The Ducks fans rushing the court as Sean Miller walked off of it with a Carl Lewis, "whatever" look on his face said it all.
It was typical Miller. He never showed much frustration, and he didn't pull out the useful extreme press until it was too little, too late. He knows this is a long season. No panic right now.
The Wildcats' defense was sharp, Oregon was reeling and struggling just to keep possession of the ball, and a missed shot was the result. Arizona's Nick Johnson got the rebound and flew up the court. He'd been the main reason the Wildcats were in the game after UA found itself down by 12 just two minutes earlier. It was their trapping defense forcing four of the Ducks' 13 turnovers in the final five minutes of the game.
Johnson was also the reason Arizona was down as a shell of the player the Wildcats had seen when UA was cruising earlier in the season. He had 12 points, four turnovers and six rebounds Thursday.
Off the rebound, Johnson had a three-point deficit to solve. So when he passed the three-point line and drove, it was not the worst decision. But it was a bad one. Three Ducks players had run back on defense, and Johnson lost the ball in a forest of Ducks -- the forest not on the Matthew Knight Arena court.
Arizona had to foul. Oregon hit one of two free throws. The Wildcats lost. Finally.
Miller inserted Kevin Parrom into the starting lineup in perhaps a sign that he knew Oregon was the team that would ultimately end the 14-0 start to the season. It didn't have the same spark of Parrom coming off the bench, and the forward scored seven points and three rebounds before fouling out of the game.
Although, something worked initially. Arizona ran out to an 11-0 beginning to the game and hit three three-pointers. After that, the fire that had been lacking disappeared for another 33 minutes.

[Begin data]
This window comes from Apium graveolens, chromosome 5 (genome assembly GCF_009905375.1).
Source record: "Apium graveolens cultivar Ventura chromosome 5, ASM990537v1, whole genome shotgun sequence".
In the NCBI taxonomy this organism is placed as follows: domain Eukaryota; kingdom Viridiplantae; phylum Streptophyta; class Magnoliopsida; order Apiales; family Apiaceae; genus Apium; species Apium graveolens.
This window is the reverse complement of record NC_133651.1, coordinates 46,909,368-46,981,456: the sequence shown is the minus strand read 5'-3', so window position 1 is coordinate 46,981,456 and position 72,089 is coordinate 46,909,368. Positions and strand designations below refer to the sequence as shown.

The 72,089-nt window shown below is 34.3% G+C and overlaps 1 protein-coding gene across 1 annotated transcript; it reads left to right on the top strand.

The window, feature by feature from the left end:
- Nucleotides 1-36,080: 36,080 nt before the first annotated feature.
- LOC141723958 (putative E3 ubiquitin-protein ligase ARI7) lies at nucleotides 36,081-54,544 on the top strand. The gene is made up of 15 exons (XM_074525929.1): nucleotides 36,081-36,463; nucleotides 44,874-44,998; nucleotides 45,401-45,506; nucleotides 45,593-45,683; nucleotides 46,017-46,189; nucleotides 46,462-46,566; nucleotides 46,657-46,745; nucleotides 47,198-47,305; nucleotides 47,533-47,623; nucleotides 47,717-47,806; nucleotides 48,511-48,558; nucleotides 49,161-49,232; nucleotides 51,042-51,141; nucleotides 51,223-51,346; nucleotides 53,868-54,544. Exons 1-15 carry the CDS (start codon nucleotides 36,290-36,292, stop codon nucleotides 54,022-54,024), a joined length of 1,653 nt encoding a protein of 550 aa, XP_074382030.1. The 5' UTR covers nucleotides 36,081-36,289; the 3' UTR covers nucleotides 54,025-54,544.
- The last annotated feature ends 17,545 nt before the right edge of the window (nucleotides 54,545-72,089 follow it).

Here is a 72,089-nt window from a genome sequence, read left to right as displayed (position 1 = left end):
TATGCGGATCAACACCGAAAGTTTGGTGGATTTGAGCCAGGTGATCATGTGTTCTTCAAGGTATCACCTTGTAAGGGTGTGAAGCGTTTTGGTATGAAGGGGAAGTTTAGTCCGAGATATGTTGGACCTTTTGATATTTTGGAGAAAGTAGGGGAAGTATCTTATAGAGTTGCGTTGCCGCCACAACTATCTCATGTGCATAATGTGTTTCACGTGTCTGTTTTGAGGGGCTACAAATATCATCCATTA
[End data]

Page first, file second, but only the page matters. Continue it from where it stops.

The Ducks, who came into the game shooting just above 30 percent from three, went 7-of-11, and became yet another team to give Arizona -- with the growing target on its back -- their best. Senior E.J. Singler scored 14 points and had seven assists and seven rebounds for Oregon, which shot 57 percent from the first half and 48 percent for the game.
Oregon led 41-30 at the halftime break, and most of the second half was a back-and-forth. Again it came down to the final seconds, but this time the Wildcats' mistakes caught up with them. Johnson's was the final straw.
Oregon played both man defense and zone during the game, and both did what was needed to keep the Wildcats out of the paint.
It wasn't so much turnovers that hurt the Wildcats, though Lyons and Johnson had four each. It was Oregon holding Arizona to 14 points in the paint, taking away its aggressiveness. There was anything but sleek passing, and the Wildcats got to the foul line 11 times.
Meanwhile, the Wildcats shot 44 percent from the floor.
Lyons continued to play hero ball when times got tough, launching threes and sometimes making them. The senior led Arizona with 21 points, and Solomon Hill added 16 points and six rebounds. Lyons was befuddled as the only Arizona player to reach the lane. Once he was there, Oregon's Tony Woods and Waverly Austin were waiting to send any shot attempt at the rim flying into the stands.
It's easy to push the blame to Lyons for the offensive troubles.
Now questions could begin arising about the coaching decisions. Why press so late in the game? Why cut the bench minutes to Brandon Ashley, Grant Jerrett and Jordin Mayes? Miller coaches by allowing more freelancing and freedom, and that leads to confidence later in the year. His players must learn how to play with one another within a framework.
But Arizona's biggest issue is its freshmen. They're far from learning how to play with Hill, Lyons and Johnson on offense, and teams are finding ways to force them into bad situations defensively. Whether that's an issue of coaching or youth is a debate for another day. The trio of Jerrett, Ashley and Kaleb Tarczewski combined for seven points and 11 rebounds.
There's a long way to go.
Arizona probably deserved to be a one-loss team heading into Thursday. They probably didn't deserve to be ranked No. 4.
With Arizona not at its best and at this point in the season, it's not as huge of a loss for Arizona as big of a win for Oregon, which could soon have a strong case for being ranked.
And Miller and the Wildcats have their wakeup call.